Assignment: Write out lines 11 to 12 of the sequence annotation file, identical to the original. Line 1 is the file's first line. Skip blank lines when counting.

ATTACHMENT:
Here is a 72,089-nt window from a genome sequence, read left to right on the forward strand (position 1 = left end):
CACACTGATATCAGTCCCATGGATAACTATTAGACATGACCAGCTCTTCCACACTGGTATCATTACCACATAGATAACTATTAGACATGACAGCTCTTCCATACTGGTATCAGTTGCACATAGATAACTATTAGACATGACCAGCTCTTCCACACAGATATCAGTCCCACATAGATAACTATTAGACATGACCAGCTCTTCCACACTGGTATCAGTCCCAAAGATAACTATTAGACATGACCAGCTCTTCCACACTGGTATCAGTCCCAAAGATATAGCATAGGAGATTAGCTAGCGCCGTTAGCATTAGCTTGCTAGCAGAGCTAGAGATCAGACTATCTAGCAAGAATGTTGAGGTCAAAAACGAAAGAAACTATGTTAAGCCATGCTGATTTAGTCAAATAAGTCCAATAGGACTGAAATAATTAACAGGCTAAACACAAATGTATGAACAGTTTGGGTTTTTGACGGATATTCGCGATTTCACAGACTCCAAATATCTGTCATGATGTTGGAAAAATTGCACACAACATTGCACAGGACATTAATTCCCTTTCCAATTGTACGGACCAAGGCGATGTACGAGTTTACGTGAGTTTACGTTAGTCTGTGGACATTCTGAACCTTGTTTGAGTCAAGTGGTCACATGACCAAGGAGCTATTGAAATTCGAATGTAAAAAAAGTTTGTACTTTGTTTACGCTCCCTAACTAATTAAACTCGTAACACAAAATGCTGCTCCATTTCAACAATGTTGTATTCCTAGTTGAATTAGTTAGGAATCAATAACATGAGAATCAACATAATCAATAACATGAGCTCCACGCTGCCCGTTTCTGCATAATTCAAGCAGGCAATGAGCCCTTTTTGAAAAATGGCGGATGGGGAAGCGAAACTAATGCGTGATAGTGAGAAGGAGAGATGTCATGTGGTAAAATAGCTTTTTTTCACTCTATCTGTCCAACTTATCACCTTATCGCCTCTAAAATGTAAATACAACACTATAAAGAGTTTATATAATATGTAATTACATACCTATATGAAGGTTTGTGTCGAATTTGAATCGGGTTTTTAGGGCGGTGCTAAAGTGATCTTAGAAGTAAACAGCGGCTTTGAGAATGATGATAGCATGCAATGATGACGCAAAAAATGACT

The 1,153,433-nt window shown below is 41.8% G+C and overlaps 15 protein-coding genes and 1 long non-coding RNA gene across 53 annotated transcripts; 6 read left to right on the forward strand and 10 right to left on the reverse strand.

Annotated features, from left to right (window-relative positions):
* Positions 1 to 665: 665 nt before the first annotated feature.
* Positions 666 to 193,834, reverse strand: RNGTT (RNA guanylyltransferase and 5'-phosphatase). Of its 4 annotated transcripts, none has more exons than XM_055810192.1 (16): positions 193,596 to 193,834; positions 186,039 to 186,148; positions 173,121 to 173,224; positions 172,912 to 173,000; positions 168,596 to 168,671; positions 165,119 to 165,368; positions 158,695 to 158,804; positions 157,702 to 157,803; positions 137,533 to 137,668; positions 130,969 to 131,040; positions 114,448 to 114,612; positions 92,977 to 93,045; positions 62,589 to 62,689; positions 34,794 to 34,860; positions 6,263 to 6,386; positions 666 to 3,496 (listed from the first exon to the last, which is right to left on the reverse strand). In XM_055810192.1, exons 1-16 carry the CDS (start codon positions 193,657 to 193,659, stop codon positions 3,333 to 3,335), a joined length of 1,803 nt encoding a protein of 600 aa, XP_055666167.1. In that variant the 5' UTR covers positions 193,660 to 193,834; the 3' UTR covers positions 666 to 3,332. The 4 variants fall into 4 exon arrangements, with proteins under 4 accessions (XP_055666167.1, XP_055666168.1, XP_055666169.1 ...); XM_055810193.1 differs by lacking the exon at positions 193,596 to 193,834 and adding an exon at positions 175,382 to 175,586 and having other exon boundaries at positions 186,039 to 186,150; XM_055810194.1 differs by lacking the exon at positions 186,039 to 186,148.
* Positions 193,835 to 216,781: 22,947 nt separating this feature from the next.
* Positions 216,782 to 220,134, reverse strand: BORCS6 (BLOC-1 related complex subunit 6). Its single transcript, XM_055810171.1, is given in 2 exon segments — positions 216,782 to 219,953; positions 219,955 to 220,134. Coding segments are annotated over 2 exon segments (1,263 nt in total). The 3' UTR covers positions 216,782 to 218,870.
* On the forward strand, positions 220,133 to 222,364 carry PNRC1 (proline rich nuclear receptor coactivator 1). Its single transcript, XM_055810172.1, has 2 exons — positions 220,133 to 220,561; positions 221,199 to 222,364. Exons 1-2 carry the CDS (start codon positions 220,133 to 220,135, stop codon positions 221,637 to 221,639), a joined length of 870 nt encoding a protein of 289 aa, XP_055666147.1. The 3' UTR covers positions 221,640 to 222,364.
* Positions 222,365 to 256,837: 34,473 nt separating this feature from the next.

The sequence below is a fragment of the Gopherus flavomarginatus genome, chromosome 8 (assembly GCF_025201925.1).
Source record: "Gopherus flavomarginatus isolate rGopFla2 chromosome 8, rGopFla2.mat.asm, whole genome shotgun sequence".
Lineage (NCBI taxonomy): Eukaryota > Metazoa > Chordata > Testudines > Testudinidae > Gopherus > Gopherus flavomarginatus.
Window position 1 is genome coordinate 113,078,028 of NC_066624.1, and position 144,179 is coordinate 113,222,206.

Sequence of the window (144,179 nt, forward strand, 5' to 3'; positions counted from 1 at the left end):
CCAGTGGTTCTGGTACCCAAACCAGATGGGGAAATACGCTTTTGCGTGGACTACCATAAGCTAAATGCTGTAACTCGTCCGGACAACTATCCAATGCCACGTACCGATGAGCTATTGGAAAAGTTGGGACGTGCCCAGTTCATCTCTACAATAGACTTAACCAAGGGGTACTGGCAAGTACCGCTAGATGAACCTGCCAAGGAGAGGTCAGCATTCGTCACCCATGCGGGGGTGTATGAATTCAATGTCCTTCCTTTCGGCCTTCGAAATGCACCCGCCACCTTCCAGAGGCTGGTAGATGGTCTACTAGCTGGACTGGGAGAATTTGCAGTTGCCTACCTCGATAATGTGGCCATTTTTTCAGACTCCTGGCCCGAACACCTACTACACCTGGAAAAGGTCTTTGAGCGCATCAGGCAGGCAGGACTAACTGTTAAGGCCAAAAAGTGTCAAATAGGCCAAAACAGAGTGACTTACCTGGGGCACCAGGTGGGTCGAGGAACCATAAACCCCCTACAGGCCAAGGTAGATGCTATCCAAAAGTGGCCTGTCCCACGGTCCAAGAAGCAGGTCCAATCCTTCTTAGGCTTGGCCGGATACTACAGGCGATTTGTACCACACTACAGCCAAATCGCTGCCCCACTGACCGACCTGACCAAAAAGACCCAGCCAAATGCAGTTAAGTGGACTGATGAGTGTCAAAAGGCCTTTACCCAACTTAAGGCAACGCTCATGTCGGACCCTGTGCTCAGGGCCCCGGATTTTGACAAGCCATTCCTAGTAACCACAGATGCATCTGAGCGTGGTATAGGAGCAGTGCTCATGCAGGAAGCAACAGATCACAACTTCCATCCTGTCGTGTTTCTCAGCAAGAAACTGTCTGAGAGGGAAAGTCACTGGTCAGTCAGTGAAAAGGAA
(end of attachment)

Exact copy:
The sequence below is a fragment of the Gopherus flavomarginatus genome, chromosome 8 (assembly GCF_025201925.1).
Source record: "Gopherus flavomarginatus isolate rGopFla2 chromosome 8, rGopFla2.mat.asm, whole genome shotgun sequence".